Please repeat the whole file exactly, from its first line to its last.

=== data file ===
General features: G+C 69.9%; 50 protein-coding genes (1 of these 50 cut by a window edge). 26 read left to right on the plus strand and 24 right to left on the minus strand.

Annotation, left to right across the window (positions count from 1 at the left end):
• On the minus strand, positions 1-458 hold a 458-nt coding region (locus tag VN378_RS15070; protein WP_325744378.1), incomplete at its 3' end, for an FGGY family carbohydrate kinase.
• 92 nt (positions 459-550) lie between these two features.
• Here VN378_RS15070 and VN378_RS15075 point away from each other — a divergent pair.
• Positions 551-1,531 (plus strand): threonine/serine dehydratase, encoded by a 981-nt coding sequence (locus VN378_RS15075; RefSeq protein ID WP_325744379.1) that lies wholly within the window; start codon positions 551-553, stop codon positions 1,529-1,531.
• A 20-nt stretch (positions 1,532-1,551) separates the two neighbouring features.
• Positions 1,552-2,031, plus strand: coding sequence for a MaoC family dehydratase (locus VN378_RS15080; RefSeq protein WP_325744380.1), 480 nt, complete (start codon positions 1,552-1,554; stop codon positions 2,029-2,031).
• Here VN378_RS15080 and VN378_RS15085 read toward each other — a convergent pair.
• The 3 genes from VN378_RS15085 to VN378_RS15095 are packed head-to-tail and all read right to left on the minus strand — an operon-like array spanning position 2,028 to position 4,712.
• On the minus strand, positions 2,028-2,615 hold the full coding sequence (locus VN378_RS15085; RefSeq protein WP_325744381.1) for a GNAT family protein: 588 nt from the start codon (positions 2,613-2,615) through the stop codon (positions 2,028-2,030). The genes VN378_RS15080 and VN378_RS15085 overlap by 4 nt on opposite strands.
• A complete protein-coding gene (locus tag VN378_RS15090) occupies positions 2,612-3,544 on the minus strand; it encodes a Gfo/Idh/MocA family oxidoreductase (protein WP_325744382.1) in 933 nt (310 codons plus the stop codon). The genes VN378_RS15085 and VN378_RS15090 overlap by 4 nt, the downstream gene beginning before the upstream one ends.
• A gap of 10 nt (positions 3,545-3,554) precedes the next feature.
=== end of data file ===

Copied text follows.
General features: G+C 69.9%; 50 protein-coding genes (1 of these 50 cut by a window edge). 26 read left to right on the plus strand and 24 right to left on the minus strand.

Annotation, left to right across the window (positions count from 1 at the left end):
• On the minus strand, positions 1-458 hold a 458-nt coding region (locus tag VN378_RS15070; protein WP_325744378.1), incomplete at its 3' end, for an FGGY family carbohydrate kinase.
• 92 nt (positions 459-550) lie between these two features.
• Here VN378_RS15070 and VN378_RS15075 point away from each other — a divergent pair.
• Positions 551-1,531 (plus strand): threonine/serine dehydratase, encoded by a 981-nt coding sequence (locus VN378_RS15075; RefSeq protein ID WP_325744379.1) that lies wholly within the window; start codon positions 551-553, stop codon positions 1,529-1,531.
• A 20-nt stretch (positions 1,532-1,551) separates the two neighbouring features.
• Positions 1,552-2,031, plus strand: coding sequence for a MaoC family dehydratase (locus VN378_RS15080; RefSeq protein WP_325744380.1), 480 nt, complete (start codon positions 1,552-1,554; stop codon positions 2,029-2,031).
• Here VN378_RS15080 and VN378_RS15085 read toward each other — a convergent pair.
• The 3 genes from VN378_RS15085 to VN378_RS15095 are packed head-to-tail and all read right to left on the minus strand — an operon-like array spanning position 2,028 to position 4,712.
• On the minus strand, positions 2,028-2,615 hold the full coding sequence (locus VN378_RS15085; RefSeq protein WP_325744381.1) for a GNAT family protein: 588 nt from the start codon (positions 2,613-2,615) through the stop codon (positions 2,028-2,030). The genes VN378_RS15080 and VN378_RS15085 overlap by 4 nt on opposite strands.
• A complete protein-coding gene (locus tag VN378_RS15090) occupies positions 2,612-3,544 on the minus strand; it encodes a Gfo/Idh/MocA family oxidoreductase (protein WP_325744382.1) in 933 nt (310 codons plus the stop codon). The genes VN378_RS15085 and VN378_RS15090 overlap by 4 nt, the downstream gene beginning before the upstream one ends.
• A gap of 10 nt (positions 3,545-3,554) precedes the next feature.